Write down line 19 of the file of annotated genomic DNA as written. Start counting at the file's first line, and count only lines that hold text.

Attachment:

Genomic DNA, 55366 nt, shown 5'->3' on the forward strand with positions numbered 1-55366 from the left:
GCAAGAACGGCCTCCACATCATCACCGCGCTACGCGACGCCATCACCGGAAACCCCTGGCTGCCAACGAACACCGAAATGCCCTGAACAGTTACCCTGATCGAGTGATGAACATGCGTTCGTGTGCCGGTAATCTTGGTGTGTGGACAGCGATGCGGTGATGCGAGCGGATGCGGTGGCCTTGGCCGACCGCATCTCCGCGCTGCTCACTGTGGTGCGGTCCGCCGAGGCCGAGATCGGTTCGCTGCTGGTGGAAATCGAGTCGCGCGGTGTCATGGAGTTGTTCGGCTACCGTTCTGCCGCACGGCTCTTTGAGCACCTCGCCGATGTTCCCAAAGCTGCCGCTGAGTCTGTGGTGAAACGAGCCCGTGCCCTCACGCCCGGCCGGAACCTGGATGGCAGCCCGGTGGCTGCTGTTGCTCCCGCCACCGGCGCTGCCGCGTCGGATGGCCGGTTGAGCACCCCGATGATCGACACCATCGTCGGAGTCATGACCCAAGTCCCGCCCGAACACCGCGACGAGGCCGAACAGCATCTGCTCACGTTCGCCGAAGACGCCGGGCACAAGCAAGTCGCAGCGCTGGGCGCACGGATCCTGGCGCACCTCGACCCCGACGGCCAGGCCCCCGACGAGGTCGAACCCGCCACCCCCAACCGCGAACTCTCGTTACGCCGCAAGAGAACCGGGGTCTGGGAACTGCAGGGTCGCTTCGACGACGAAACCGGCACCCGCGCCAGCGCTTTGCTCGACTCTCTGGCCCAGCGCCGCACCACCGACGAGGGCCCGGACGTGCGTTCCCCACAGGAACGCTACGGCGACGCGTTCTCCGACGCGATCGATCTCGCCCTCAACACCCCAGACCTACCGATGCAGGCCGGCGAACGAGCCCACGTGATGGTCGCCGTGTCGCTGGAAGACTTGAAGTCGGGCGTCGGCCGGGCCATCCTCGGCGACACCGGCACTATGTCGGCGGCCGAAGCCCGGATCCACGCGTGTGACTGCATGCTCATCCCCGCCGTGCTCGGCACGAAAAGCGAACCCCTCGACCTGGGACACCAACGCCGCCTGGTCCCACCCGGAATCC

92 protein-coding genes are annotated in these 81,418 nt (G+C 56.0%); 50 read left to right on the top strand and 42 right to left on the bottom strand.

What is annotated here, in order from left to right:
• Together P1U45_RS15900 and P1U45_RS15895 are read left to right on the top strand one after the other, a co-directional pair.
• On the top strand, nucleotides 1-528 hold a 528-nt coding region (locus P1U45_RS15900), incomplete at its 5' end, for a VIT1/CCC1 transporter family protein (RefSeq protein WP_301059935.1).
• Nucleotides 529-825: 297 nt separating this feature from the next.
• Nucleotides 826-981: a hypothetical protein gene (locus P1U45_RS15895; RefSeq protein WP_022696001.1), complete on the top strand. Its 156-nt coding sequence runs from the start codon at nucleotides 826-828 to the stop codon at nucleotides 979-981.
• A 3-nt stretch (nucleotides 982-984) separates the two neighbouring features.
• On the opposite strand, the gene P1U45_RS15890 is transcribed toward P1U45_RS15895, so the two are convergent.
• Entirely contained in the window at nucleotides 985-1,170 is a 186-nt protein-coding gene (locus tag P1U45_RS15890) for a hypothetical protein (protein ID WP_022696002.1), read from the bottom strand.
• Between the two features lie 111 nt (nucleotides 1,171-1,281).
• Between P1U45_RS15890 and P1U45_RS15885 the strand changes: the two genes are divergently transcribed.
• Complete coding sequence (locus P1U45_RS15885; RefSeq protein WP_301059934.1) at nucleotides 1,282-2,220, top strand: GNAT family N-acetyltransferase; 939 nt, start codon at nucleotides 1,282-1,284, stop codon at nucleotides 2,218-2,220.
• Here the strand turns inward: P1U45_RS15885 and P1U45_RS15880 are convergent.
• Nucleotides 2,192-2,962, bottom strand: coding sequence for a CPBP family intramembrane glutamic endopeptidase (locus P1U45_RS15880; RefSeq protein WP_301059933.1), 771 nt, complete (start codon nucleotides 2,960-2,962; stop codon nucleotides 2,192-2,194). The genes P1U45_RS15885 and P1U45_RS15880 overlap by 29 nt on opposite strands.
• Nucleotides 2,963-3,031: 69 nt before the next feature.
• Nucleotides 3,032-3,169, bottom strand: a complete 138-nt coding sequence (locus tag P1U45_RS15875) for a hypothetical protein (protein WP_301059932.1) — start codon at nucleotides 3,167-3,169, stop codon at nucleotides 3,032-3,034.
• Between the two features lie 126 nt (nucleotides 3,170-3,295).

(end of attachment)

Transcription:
• Between the two features lie 126 nt (nucleotides 3,170-3,295).